The following points highlight the six factors influencing the social development in children. The factors are: 1. Heredity 2. Imitation and Identification 3. The Family 4. Socio-Economic Status 5. Gang 6. School Experiences.
Factor # 1. Heredity:
Heredity is sometimes mentioned as a determinant of social development. Actually, it is the individual differences or the differential family status that affects the social development of different children in the same family.
Factor # 2. Imitation and Identification:
Imitation of and identification of children with their parents playmates and siblings is another factor. It is because of these factors that boys attain social adjustment of the type that is shown by fathers. Many social skills and attitudes are learned by children from others through imitation and identification.
Factor # 3. The Family:
The family plays a vital role in the process of social development. Its influence is a continuous one and lasts over the entire life span. A well-knit family, with socially adjusted members, has a different effect from the one which is loosely knit and whose members are not well-adjusted. In a closely knit family, social reactions are easily emotionalised by children.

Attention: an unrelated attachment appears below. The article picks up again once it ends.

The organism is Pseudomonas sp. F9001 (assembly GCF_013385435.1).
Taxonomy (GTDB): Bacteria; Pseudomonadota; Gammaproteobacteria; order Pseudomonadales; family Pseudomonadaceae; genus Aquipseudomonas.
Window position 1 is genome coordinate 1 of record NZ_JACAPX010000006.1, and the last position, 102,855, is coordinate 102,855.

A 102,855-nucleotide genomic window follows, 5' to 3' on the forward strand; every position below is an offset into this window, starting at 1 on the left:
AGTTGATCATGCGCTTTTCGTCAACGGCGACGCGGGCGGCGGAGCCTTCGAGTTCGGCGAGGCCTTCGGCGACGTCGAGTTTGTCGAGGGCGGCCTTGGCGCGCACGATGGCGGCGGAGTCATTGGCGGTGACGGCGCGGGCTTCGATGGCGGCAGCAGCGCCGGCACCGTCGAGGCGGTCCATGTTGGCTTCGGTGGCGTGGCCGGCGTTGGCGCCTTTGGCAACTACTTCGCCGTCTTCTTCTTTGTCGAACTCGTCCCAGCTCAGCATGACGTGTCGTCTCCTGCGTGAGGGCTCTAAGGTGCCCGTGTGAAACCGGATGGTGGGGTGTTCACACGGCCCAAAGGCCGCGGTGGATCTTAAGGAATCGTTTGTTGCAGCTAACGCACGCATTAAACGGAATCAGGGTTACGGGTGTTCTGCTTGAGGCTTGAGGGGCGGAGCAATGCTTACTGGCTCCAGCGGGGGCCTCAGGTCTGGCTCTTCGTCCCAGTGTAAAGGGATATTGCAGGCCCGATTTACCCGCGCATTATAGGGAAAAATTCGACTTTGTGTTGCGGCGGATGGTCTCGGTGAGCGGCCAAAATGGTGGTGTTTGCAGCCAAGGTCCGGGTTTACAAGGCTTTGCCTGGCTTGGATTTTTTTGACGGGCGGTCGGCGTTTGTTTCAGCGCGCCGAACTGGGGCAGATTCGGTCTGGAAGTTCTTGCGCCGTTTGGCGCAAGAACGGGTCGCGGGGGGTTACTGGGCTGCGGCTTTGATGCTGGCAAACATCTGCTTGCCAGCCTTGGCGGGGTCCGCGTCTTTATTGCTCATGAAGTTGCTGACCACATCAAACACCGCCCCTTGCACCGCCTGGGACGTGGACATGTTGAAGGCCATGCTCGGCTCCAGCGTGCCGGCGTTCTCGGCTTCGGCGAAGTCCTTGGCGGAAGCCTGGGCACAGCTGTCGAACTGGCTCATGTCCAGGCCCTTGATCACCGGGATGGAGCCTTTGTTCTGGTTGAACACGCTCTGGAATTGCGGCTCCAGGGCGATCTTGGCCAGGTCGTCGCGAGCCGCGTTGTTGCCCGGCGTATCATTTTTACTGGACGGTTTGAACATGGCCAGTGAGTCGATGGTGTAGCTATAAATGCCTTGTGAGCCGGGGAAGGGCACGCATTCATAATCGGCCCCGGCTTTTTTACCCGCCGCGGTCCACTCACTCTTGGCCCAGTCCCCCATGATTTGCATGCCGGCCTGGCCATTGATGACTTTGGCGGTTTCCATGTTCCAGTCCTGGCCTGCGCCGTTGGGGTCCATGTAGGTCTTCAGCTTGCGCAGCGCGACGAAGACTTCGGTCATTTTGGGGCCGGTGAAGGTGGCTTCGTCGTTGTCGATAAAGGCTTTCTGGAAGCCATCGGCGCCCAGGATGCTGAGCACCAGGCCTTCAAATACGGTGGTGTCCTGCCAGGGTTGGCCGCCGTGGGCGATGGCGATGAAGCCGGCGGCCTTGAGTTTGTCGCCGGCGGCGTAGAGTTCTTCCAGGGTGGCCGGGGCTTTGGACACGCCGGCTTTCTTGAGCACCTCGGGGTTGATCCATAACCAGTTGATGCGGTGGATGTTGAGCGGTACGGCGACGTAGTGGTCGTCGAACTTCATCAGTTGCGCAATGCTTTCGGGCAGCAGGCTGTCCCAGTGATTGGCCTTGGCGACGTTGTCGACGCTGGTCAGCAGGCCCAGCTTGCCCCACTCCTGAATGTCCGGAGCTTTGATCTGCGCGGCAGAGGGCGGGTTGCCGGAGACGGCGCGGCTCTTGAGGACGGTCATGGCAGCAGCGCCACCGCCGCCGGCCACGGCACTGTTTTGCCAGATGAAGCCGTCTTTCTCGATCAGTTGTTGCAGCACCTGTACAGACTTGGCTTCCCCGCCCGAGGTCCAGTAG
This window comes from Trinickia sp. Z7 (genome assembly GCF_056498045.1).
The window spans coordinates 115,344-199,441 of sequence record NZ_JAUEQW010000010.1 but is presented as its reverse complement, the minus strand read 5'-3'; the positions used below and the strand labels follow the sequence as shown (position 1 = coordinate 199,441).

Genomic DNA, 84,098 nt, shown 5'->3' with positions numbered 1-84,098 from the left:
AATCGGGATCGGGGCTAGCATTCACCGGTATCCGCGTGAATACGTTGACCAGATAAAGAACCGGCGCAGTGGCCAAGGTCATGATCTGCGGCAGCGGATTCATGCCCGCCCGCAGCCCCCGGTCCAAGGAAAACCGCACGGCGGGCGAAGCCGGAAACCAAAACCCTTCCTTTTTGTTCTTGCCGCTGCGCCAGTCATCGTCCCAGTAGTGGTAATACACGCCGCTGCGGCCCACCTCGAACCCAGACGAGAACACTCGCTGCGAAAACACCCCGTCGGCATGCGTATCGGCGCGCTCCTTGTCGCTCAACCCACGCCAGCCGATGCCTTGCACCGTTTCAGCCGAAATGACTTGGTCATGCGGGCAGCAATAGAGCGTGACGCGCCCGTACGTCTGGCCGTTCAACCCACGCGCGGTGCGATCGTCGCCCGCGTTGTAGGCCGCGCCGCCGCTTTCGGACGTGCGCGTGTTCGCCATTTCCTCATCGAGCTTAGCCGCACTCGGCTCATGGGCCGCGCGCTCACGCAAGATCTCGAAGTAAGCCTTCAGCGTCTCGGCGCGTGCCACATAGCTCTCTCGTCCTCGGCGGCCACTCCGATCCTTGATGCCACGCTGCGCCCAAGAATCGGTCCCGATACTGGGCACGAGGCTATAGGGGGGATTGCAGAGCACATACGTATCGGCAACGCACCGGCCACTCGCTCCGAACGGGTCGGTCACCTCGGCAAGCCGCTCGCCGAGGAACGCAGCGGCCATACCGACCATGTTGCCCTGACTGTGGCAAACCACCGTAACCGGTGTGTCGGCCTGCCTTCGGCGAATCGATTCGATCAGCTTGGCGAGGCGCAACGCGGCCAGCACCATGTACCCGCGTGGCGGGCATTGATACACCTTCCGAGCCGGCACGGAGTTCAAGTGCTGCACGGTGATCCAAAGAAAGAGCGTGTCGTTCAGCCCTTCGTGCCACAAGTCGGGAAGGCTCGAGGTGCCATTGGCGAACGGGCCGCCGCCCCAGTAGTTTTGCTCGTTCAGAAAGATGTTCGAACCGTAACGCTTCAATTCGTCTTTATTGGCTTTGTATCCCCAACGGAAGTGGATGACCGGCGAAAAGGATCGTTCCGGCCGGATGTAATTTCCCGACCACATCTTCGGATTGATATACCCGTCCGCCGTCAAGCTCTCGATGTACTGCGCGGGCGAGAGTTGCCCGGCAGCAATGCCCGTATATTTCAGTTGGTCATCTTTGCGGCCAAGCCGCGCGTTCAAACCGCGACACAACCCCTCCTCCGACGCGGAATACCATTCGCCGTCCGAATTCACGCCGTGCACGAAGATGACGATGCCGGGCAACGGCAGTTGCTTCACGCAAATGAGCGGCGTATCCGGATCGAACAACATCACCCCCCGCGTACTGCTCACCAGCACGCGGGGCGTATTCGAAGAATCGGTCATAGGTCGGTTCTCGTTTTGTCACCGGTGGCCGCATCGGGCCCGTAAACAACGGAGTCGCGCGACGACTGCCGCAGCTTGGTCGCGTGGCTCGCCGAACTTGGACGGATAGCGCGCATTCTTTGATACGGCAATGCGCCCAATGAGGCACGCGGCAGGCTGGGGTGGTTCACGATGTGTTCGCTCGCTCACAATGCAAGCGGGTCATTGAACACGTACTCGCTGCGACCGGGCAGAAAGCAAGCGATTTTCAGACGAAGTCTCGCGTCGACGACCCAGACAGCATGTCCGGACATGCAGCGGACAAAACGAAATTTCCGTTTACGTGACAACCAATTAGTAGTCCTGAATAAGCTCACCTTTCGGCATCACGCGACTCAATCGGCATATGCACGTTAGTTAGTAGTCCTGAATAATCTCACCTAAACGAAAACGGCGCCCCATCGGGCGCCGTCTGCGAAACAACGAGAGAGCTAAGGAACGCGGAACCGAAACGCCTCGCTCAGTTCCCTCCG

Factor # 4. Socio-Economic Status:
If the child is treated with love, he becomes secure and self-confident, independent. As such, he has courage to enter into social relationships outside the family. The social status of the family determines the type of associations which the child enjoys in the neighbourhood socially low homes often produce social maladjusted children. The social status of the family determines what culture, what social customs, habits, or nerves, the child bears.
Factor # 5. Gang:
Participation in small groups outside the home widen the sphere of child’s social contacts, increase social understanding and enlarge his sympathies. Self-centeredness is replaced by a social consciousness, which is increasingly broadened. Camps, gangs and clubs play an important role in this direction.
Factor # 6. School Experiences:
School experiences in the form of the school programmes, activities, opportunities for healthy social communications, guidance from teachers, determine, to a large extent, the social skills and attitudes, the habits that the child learns. The kind of discipline also affects.
In a democratic school, children show mutual understanding, greater tolerance, a sense of individual and social responsibility whereas in autocratic schools, the social behaviour of teachers and students is marked by mutual domination. Schools teach some of the basic social attitudes and principles of conduct. They make the child accept standard, rules, folk-sayings and traditions of the community.